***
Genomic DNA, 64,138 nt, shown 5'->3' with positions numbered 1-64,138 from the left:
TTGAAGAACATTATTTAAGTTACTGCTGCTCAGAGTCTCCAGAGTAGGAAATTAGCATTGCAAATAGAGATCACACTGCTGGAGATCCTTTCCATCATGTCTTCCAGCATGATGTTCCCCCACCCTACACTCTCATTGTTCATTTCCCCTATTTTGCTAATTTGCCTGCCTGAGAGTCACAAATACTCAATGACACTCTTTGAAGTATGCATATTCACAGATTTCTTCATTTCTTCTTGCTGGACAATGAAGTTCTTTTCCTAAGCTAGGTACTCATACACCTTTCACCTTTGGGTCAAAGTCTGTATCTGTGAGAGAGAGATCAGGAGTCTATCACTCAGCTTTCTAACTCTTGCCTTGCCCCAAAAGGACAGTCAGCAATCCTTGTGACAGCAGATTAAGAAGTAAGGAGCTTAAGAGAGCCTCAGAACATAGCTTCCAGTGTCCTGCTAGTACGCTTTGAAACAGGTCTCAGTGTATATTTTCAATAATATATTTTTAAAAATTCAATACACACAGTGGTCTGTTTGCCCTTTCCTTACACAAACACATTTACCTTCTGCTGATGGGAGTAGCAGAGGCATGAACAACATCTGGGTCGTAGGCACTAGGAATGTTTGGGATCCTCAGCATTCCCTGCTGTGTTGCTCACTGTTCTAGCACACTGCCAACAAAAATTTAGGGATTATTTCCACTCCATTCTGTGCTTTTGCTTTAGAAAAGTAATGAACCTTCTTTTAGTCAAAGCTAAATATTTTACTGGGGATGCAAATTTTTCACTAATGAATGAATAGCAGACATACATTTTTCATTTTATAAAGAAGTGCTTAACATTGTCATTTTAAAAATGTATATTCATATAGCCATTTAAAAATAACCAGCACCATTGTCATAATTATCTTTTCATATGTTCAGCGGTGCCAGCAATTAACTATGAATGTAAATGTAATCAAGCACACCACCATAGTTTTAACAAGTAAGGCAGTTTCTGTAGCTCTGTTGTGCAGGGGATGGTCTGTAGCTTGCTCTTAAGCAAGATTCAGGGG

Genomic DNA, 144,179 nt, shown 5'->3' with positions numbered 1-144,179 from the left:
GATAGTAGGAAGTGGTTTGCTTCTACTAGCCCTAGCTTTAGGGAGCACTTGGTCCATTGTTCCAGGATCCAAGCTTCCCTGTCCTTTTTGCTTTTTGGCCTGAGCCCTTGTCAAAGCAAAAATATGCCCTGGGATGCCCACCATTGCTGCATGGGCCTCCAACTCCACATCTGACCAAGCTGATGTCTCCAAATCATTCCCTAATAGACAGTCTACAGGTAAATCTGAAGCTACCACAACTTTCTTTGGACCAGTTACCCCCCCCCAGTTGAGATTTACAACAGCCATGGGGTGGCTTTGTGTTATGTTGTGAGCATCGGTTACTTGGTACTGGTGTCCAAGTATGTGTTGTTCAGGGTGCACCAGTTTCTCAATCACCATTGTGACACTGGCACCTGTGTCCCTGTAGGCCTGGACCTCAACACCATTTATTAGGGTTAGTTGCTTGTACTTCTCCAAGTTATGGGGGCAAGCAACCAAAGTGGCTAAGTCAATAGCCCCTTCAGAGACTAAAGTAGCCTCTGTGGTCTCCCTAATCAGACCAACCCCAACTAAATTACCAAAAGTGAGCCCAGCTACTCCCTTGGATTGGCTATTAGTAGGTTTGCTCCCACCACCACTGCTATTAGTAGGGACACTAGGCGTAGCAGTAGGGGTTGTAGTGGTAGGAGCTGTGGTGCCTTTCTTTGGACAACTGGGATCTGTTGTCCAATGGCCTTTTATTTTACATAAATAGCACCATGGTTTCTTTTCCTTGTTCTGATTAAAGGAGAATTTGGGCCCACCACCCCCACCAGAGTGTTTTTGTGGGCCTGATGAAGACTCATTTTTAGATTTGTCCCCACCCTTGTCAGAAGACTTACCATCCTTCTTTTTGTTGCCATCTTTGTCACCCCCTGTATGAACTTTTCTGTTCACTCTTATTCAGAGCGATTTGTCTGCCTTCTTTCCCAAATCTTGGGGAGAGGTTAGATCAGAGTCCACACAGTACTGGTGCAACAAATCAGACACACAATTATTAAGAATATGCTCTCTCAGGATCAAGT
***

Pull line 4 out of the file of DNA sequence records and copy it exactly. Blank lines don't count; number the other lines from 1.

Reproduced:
GATAGTAGGAAGTGGTTTGCTTCTACTAGCCCTAGCTTTAGGGAGCACTTGGTCCATTGTTCCAGGATCCAAGCTTCCCTGTCCTTTTTGCTTTTTGGCCTGAGCCCTTGTCAAAGCAAAAATATGCCCTGGGATGCCCACCATTGCTGCATGGGCCTCCAACTCCACATCTGACCAAGCTGATGTCTCCAAATCATTCCCTAATAGACAGTCTACAGGTAAATCTGAAGCTACCACAACTTTCTTTGGACCAGTTACCCCCCCCCAGTTGAGATTTACAACAGCCATGGGGTGGCTTTGTGTTATGTTGTGAGCATCGGTTACTTGGTACTGGTGTCCAAGTATGTGTTGTTCAGGGTGCACCAGTTTCTCAATCACCATTGTGACACTGGCACCTGTGTCCCTGTAGGCCTGGACCTCAACACCATTTATTAGGGTTAGTTGCTTGTACTTCTCCAAGTTATGGGGGCAAGCAACCAAAGTGGCTAAGTCAATAGCCCCTTCAGAGACTAAAGTAGCCTCTGTGGTCTCCCTAATCAGACCAACCCCAACTAAATTACCAAAAGTGAGCCCAGCTACTCCCTTGGATTGGCTATTAGTAGGTTTGCTCCCACCACCACTGCTATTAGTAGGGACACTAGGCGTAGCAGTAGGGGTTGTAGTGGTAGGAGCTGTGGTGCCTTTCTTTGGACAACTGGGATCTGTTGTCCAATGGCCTTTTATTTTACATAAATAGCACCATGGTTTCTTTTCCTTGTTCTGATTAAAGGAGAATTTGGGCCCACCACCCCCACCAGAGTGTTTTTGTGGGCCTGATGAAGACTCATTTTTAGATTTGTCCCCACCCTTGTCAGAAGACTTACCATCCTTCTTTTTGTTGCCATCTTTGTCACCCCCTGTATGAACTTTTCTGTTCACTCTTATTCAGAGCGATTTGTCTGCCTTCTTTCCCAAATCTTGGGGAGAGGTTAGATCAGAGTCCACACAGTACTGGTGCAACAAATCAGACACACAATTATTAAGAATATGCTCTCTCAGGATCAAGT